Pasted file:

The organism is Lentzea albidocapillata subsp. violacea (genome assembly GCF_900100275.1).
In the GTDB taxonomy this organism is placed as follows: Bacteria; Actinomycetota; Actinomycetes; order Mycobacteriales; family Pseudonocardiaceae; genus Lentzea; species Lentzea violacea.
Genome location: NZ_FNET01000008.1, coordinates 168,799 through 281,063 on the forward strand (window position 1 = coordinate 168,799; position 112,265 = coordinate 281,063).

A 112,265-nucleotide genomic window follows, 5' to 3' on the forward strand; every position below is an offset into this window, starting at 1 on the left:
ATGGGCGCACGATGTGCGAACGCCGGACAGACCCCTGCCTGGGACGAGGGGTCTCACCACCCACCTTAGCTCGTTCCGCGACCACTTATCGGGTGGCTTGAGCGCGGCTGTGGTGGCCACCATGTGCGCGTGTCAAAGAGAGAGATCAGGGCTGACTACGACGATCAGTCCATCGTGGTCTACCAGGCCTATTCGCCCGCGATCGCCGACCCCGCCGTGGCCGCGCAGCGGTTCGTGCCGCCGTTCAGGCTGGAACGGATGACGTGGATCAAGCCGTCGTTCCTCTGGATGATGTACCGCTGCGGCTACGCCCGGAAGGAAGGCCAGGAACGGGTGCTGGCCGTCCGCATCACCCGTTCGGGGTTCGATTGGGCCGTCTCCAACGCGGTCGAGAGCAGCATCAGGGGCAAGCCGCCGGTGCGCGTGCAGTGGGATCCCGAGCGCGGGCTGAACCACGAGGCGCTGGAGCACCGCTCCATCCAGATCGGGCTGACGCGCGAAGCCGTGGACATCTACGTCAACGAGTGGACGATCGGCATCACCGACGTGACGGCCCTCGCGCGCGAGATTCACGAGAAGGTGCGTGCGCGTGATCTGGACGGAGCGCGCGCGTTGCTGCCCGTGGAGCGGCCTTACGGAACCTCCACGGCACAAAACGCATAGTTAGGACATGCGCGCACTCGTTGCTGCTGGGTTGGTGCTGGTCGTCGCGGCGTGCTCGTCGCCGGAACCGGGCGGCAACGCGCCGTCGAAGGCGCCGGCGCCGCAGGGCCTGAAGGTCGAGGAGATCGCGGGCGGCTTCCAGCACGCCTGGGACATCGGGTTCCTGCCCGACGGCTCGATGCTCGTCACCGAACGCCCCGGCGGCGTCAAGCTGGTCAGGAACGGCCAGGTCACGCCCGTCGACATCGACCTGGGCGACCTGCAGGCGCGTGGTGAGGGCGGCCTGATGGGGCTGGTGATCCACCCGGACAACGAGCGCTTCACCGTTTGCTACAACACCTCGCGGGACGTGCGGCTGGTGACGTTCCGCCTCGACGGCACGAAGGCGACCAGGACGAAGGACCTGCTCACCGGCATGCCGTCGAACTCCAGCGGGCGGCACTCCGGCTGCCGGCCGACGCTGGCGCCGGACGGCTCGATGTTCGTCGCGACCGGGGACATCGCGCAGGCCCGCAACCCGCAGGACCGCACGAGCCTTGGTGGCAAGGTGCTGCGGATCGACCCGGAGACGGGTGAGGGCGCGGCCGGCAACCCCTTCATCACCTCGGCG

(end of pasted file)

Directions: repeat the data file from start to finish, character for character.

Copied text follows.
The organism is Lentzea albidocapillata subsp. violacea (genome assembly GCF_900100275.1).
In the GTDB taxonomy this organism is placed as follows: Bacteria; Actinomycetota; Actinomycetes; order Mycobacteriales; family Pseudonocardiaceae; genus Lentzea; species Lentzea violacea.
Genome location: NZ_FNET01000008.1, coordinates 168,799 through 281,063 on the forward strand (window position 1 = coordinate 168,799; position 112,265 = coordinate 281,063).

A 112,265-nucleotide genomic window follows, 5' to 3' on the forward strand; every position below is an offset into this window, starting at 1 on the left:
ATGGGCGCACGATGTGCGAACGCCGGACAGACCCCTGCCTGGGACGAGGGGTCTCACCACCCACCTTAGCTCGTTCCGCGACCACTTATCGGGTGGCTTGAGCGCGGCTGTGGTGGCCACCATGTGCGCGTGTCAAAGAGAGAGATCAGGGCTGACTACGACGATCAGTCCATCGTGGTCTACCAGGCCTATTCGCCCGCGATCGCCGACCCCGCCGTGGCCGCGCAGCGGTTCGTGCCGCCGTTCAGGCTGGAACGGATGACGTGGATCAAGCCGTCGTTCCTCTGGATGATGTACCGCTGCGGCTACGCCCGGAAGGAAGGCCAGGAACGGGTGCTGGCCGTCCGCATCACCCGTTCGGGGTTCGATTGGGCCGTCTCCAACGCGGTCGAGAGCAGCATCAGGGGCAAGCCGCCGGTGCGCGTGCAGTGGGATCCCGAGCGCGGGCTGAACCACGAGGCGCTGGAGCACCGCTCCATCCAGATCGGGCTGACGCGCGAAGCCGTGGACATCTACGTCAACGAGTGGACGATCGGCATCACCGACGTGACGGCCCTCGCGCGCGAGATTCACGAGAAGGTGCGTGCGCGTGATCTGGACGGAGCGCGCGCGTTGCTGCCCGTGGAGCGGCCTTACGGAACCTCCACGGCACAAAACGCATAGTTAGGACATGCGCGCACTCGTTGCTGCTGGGTTGGTGCTGGTCGTCGCGGCGTGCTCGTCGCCGGAACCGGGCGGCAACGCGCCGTCGAAGGCGCCGGCGCCGCAGGGCCTGAAGGTCGAGGAGATCGCGGGCGGCTTCCAGCACGCCTGGGACATCGGGTTCCTGCCCGACGGCTCGATGCTCGTCACCGAACGCCCCGGCGGCGTCAAGCTGGTCAGGAACGGCCAGGTCACGCCCGTCGACATCGACCTGGGCGACCTGCAGGCGCGTGGTGAGGGCGGCCTGATGGGGCTGGTGATCCACCCGGACAACGAGCGCTTCACCGTTTGCTACAACACCTCGCGGGACGTGCGGCTGGTGACGTTCCGCCTCGACGGCACGAAGGCGACCAGGACGAAGGACCTGCTCACCGGCATGCCGTCGAACTCCAGCGGGCGGCACTCCGGCTGCCGGCCGACGCTGGCGCCGGACGGCTCGATGTTCGTCGCGACCGGGGACATCGCGCAGGCCCGCAACCCGCAGGACCGCACGAGCCTTGGTGGCAAGGTGCTGCGGATCGACCCGGAGACGGGTGAGGGCGCGGCCGGCAACCCCTTCATCACCTCGGCG